On Monday, four journalists who were arrested while covering the unrest in Ferguson, Missouri following the killing of unarmed teenager Michael Brown last summer filed a lawsuit against St. Louis County, the St. Louis County Police, and 20 police officers.
Brought by German journalists Ansgar Graw, Frank Hermann and Lukas Hermsmeier, as well as The Intercept's Ryan Devereaux, the suit accuses Ferguson police of battery, false arrest and unreasonable search and seizure.
"This unlawful conduct was undertaken with the intention of obstructing, chilling, deterring, and retaliating against Plaintiffs for engaging in constitutionally-protected speech, newsgathering, and recording of police activities," the complaint reads.
The complaint details how Devereaux and Hermsmeier were shot at with rubber bullets by police officers after raising their hands in the air and clearly identifying themselves as members of the press. According to the document, Devereaux and Hermsmeier were then arrested, left hand-cuffed in plastic ties for several hours and charged with refusal to disperse.
Graw and Herrmann were also charged with refusal to disperse and arrested while presenting their press badges. The suit claims that the officers purposefully tightened the journalists' plastic ties in order to "inflict pain" on them. When Graw asked for an officer's name, the man responded, "Donald Duck."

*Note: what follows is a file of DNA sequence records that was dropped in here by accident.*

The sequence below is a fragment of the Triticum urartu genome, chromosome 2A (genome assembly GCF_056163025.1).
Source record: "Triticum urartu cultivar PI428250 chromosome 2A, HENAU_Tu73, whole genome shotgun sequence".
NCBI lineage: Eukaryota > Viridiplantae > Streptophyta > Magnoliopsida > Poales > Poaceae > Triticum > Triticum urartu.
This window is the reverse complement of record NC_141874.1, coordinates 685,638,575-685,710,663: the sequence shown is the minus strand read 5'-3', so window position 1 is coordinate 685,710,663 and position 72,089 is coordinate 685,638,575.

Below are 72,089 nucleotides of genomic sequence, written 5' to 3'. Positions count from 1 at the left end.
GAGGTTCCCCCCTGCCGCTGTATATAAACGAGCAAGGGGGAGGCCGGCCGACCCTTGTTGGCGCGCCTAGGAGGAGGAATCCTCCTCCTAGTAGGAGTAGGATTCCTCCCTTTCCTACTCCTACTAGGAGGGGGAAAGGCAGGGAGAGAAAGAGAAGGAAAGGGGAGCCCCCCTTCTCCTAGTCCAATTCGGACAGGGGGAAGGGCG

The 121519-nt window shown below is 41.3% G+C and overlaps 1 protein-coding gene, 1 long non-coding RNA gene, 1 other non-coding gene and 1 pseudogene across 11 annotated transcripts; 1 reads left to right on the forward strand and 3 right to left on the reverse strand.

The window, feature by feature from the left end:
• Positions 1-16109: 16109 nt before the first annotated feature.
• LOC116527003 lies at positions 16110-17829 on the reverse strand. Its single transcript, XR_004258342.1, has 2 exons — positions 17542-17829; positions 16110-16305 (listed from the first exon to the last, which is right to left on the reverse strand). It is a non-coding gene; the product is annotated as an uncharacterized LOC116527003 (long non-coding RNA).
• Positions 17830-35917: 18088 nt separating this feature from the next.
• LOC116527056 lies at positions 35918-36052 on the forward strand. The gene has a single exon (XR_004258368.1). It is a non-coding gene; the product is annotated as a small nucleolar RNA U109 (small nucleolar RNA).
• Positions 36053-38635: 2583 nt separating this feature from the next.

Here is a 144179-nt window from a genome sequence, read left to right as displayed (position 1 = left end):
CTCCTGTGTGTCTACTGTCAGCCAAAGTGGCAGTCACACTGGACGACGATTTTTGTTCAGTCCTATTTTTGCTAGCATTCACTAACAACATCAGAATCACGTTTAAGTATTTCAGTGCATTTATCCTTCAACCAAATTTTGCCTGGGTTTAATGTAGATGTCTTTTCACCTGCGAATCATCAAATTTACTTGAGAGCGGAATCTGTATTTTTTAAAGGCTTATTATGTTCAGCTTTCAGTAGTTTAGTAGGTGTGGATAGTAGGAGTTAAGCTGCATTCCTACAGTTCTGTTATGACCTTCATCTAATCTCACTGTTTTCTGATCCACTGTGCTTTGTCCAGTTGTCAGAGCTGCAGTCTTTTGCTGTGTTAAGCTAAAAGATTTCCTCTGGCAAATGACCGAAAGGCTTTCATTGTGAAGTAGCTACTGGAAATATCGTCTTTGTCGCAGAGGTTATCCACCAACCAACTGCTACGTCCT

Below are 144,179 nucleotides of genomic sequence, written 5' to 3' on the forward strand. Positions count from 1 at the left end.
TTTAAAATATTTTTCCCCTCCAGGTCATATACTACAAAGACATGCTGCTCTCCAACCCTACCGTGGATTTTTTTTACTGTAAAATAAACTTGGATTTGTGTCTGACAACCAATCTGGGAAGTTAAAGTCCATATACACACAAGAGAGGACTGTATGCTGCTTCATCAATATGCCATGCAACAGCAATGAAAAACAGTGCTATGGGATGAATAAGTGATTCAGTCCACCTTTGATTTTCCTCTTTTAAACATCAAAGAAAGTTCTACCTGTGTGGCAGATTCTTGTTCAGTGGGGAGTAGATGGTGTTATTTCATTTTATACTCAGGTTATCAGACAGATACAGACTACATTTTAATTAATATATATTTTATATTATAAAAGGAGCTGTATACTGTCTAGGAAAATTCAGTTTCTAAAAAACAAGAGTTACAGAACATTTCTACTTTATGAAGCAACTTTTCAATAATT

"This was a very new experience," Graw said at the time. "I've been in several conflict zones: I was in the civil war regions in Georgia, the Gaza strip, illegally visited the Kaliningrad region when travel to the Soviet Union was still strictly prohibited for westerners, I've been in Iraq, Vietnam and in China, I've met Cuba dissidents. But to be arrested and yelled at and be rudely treated by police? For that I had to travel to Ferguson and St. Louis in the United States of America."
The suit asks for unspecified punitive damages.
"Plaintiffs now bring this action to assure that present and future First Amendment protected activities of Plaintiffs and others will not be suppressed by Defendants, in violation of both Missouri and U.S. Constitutional guarantees," the claim reads.
According to Freedom of the Press Foundation, as of Nov. 2014 24 journalists have been arrested while covering the unrest in Ferguson.
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